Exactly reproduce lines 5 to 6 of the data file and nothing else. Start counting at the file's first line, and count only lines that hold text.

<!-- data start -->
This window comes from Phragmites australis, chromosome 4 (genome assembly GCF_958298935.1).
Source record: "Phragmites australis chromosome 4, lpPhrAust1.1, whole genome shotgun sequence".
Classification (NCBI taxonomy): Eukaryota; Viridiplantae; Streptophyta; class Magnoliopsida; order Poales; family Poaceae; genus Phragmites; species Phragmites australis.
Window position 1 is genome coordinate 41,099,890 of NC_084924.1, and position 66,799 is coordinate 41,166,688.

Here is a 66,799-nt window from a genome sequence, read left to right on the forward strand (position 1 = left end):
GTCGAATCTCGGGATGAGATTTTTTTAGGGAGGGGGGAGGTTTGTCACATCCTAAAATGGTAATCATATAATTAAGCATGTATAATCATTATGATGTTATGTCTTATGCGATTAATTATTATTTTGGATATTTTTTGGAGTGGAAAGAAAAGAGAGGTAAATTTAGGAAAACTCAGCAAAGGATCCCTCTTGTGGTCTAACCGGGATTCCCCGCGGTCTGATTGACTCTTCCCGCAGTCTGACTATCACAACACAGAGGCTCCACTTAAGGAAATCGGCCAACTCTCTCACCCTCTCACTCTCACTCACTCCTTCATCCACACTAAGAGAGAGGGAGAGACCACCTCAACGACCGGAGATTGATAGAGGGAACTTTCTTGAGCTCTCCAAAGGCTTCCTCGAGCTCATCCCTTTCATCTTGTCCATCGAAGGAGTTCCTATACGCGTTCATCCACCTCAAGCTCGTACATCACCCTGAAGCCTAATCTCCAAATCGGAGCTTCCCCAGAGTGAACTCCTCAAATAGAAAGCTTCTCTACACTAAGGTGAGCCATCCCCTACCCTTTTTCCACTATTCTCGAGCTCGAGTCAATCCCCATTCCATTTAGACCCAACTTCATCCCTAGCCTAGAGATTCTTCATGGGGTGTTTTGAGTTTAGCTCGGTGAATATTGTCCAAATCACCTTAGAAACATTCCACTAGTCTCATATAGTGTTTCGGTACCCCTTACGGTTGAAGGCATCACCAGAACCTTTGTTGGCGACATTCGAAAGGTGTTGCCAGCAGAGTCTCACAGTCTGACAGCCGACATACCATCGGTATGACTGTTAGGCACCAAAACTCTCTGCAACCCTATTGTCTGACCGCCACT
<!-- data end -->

Here is a 66,799-nt window from a genome sequence, read left to right on the forward strand (position 1 = left end):
GTCGAATCTCGGGATGAGATTTTTTTAGGGAGGGGGGAGGTTTGTCACATCCTAAAATGGTAATCATATAATTAAGCATGTATAATCATTATGATGTTATGTCTTATGCGATTAATTATTATTTTGGATATTTTTTGGAGTGGAAAGAAAAGAGAGGTAAATTTAGGAAAACTCAGCAAAGGATCCCTCTTGTGGTCTAACCGGGATTCCCCGCGGTCTGATTGACTCTTCCCGCAGTCTGACTATCACAACACAGAGGCTCCACTTAAGGAAATCGGCCAACTCTCTCACCCTCTCACTCTCACTCACTCCTTCATCCACACTAAGAGAGAGGGAGAGACCACCTCAACGACCGGAGATTGATAGAGGGAACTTTCTTGAGCTCTCCAAAGGCTTCCTCGAGCTCATCCCTTTCATCTTGTCCATCGAAGGAGTTCCTATACGCGTTCATCCACCTCAAGCTCGTACATCACCCTGAAGCCTAATCTCCAAATCGGAGCTTCCCCAGAGTGAACTCCTCAAATAGAAAGCTTCTCTACACTAAGGTGAGCCATCCCCTACCCTTTTTCCACTATTCTCGAGCTCGAGTCAATCCCCATTCCATTTAGACCCAACTTCATCCCTAGCCTAGAGATTCTTCATGGGGTGTTTTGAGTTTAGCTCGGTGAATATTGTCCAAATCACCTTAGAAACATTCCACTAGTCTCATATAGTGTTTCGGTACCCCTTACGGTTGAAGGCATCACCAGAACCTTTGTTGGCGACATTCGAAAGGTGTTGCCAGCAGAGTCTCACAGTCTGACAGCCGACATACCATCGGTATGACTGTTAGGCACCAAAACTCTCTGCAACCCTATTGTCTGACCGCCACT